For what seems to be the better part of the last three decades, educational leaders have been researchers how students learn from a psycho-social viewpoint. Most educational experts agree with Howard Gardner's work on Multiple Intelligences which explains that students can be "smart" in more genres than simply traditional academic intelligence. Additionally, research indicates that in order to teach a classroom filled with students that are strong in a wide array of these intelligences, it is essential to (education buzz word coming) differentiate instruction. To this point, millions of dollars and thousands of hours have gone into training teachers how to differentiate their instruction. Programs have been designed that attempt to equip teachers with a myriad of strategies, most of which are in some way based on cooperative learning techniques (check out this video for a funny bit that covers the basics of cooperative learning http://www.youtube.com/watch?v=LyvvTE6i9cA).
I have a particular concern with this on a conceptual level. Doesn't it seem ironic that we in education almost exclusively revert one specific strategy, or common spin offs of it, as we attempt to differentiate our instruction to engage students of all ability levels and of all types of intelligences?
Here is what I think needs to happen. I open every semester at school with a presentation to my high school students explaining to them that I understand that they are smart, just maybe not in the traditional academic sense. When I tell them that I truly believe they can all master high school Algebra, undoubtedly I get quite a few students with looks or comments that clearly indicate that they "know" that they cannot do the math we will be learning.
To counter this, I ask the kids to all take out their cell phones. We place all of them in a bag and then mix them up. The cell phones are then randomly assigned to the students. I give them 1 minute and ask them to send a text to their phone number. Without hesitation the class opens the phones and the students quickly begin to text themselves. After the minute is up we return the cell phones to their owners. Typically, the students are curious as to why we did this. The following dialogue ensues:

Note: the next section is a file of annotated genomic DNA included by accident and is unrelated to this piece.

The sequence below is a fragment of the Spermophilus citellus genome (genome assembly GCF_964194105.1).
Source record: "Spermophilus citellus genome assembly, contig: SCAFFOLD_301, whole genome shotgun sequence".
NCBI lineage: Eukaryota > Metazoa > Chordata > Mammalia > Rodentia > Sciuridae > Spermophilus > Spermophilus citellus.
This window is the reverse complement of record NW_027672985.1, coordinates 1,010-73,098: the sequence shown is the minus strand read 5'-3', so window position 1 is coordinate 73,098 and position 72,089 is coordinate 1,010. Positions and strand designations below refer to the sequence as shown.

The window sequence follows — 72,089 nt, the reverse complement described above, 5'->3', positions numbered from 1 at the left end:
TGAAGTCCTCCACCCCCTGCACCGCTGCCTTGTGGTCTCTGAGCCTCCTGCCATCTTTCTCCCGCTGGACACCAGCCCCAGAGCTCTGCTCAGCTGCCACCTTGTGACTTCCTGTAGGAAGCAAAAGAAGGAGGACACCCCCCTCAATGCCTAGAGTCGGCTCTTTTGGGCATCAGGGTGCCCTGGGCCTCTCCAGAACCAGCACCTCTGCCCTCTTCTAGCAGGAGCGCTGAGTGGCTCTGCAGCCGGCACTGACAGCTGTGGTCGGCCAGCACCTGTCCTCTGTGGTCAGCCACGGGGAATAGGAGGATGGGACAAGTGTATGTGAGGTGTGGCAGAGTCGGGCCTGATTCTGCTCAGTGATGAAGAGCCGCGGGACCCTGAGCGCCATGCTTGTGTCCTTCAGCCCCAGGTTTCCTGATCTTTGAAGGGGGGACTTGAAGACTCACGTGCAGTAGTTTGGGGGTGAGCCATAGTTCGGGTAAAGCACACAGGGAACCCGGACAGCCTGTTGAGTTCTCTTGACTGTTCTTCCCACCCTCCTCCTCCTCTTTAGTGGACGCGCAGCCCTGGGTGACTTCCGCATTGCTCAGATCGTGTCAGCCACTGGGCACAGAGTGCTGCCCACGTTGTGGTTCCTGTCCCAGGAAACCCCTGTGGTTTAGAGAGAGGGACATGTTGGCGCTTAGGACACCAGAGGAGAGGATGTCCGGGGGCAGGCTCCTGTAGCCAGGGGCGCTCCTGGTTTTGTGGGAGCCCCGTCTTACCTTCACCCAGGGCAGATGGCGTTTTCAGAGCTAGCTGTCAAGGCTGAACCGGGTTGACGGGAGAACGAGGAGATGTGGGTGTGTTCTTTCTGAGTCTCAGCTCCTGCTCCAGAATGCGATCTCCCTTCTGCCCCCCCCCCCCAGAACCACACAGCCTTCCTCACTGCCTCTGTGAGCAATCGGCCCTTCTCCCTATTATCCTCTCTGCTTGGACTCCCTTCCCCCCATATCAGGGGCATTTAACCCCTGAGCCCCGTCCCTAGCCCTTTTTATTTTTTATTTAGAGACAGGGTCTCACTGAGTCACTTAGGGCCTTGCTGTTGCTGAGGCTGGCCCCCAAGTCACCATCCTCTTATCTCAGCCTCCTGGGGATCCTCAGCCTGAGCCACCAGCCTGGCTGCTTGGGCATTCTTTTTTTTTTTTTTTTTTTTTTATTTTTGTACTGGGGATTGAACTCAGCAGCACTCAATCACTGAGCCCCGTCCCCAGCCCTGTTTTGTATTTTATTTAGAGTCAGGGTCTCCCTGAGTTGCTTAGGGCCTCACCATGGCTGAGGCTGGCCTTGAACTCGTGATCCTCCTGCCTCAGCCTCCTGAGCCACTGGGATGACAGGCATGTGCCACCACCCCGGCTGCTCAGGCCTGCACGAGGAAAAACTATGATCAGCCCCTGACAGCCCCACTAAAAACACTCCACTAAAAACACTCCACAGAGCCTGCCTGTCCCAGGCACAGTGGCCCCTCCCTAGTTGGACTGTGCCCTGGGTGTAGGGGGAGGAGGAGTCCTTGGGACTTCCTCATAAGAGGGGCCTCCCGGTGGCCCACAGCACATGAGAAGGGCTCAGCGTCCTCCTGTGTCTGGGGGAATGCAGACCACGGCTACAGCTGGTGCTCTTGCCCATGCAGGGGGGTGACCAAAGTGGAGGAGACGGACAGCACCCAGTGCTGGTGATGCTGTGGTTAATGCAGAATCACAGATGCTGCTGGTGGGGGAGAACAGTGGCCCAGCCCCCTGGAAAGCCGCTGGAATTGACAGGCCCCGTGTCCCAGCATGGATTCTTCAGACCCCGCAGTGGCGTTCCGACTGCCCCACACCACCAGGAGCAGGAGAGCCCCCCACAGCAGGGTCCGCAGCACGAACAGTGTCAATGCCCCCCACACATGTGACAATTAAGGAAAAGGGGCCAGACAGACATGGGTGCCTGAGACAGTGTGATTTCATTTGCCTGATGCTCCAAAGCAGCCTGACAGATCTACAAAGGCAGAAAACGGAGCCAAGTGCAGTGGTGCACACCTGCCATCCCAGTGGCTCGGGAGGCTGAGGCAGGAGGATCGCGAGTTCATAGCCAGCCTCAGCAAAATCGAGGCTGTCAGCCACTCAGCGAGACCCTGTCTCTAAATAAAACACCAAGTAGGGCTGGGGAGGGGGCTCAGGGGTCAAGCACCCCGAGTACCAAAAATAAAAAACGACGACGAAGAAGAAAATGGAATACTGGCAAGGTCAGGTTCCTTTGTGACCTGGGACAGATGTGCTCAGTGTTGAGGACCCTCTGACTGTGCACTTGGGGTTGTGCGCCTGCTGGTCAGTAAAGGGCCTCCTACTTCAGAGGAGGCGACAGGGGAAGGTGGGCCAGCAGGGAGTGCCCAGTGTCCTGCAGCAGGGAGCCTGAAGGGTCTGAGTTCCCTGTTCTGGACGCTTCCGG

T: "Did you use a phone that was the same model as yours?"
T: "Could you have used the random phone to get on the internet, take a picture, or look up a number?"
S: "Yeah. It's easy."
T: "Would you have used a manual for the new phone if it had been available to you?"
S: "No! Phones don't come with manuals."
T: "Has an adult ever asked you to show them how to use their phone?"
T: "Describe that situation."
S: (last semester's response) "My mom got a new phone and she asked me to show her how to text and send pictures on it. She said she had read the manual but just couldn't figure it out."
T: "How long did it take you to teach your mom how to send a picture?"
S: "Forever. She kept writing down every little step and then would look back to her notepad to use her phone. She eventually decided it wasn't that important to be able to do and said she would just not use (that function)."
The point is that millennials have been conditioned to intuitively think like a computer. With little or no computer programming background, teenage students are able to master complex task on mobile phones in less than two or three minutes. How? It is because they learn by intuition instead of memorizing procedures. If I want to teach an adult to use facebook, I have to give them screenshots and pages of step-by-step procedures, or they just resolve themselves to only using the simplest functions because it is not practical to memorize all of the procedures. Students, on the other hand, master social networking sites with ease. After making the connection to how the students learn, I ask them to consider how we could learn algebra the same way.
We often teach math procedurally; follow this step, then that, then that one. As students move into more advanced math and sciences, it becomes increasingly difficult (maybe even impossible) for them to remember how to do all of the steps. Instead, I challenge my students to learn to "think like math" much the same way they "think like a cell phone." Why do kids master technology quickly? They understand it deep enough that they acquire new information about it intuitively instead of procedurally.
How powerful would it be if we could tap into this intuitive processing in an academic arena? What if kids came to class and "just figured out" math, science, etc.? It can be done, and I think the first step is to convince students to take responsibility for how they pursue academic knowledge and to challenge themselves to begin to develop a mindset that attempts to think like the subject instead of trying to regurgitate information. However, this also requires teachers to embrace the notion that grading students through traditional testing mechanisms simply is not adequate or appropriate.
It will take a generation of teachers to change this mindset, but the the last decade of changing technology has set the table for all students to walk into our classrooms with minds already cultivated for the intuitive assimilation of knowledge. Now, we must take advantage of this situation and change the way we think about teaching. In doing so, we will revolutionize the industry, and ultimately, provide a better, more equal education for all students.
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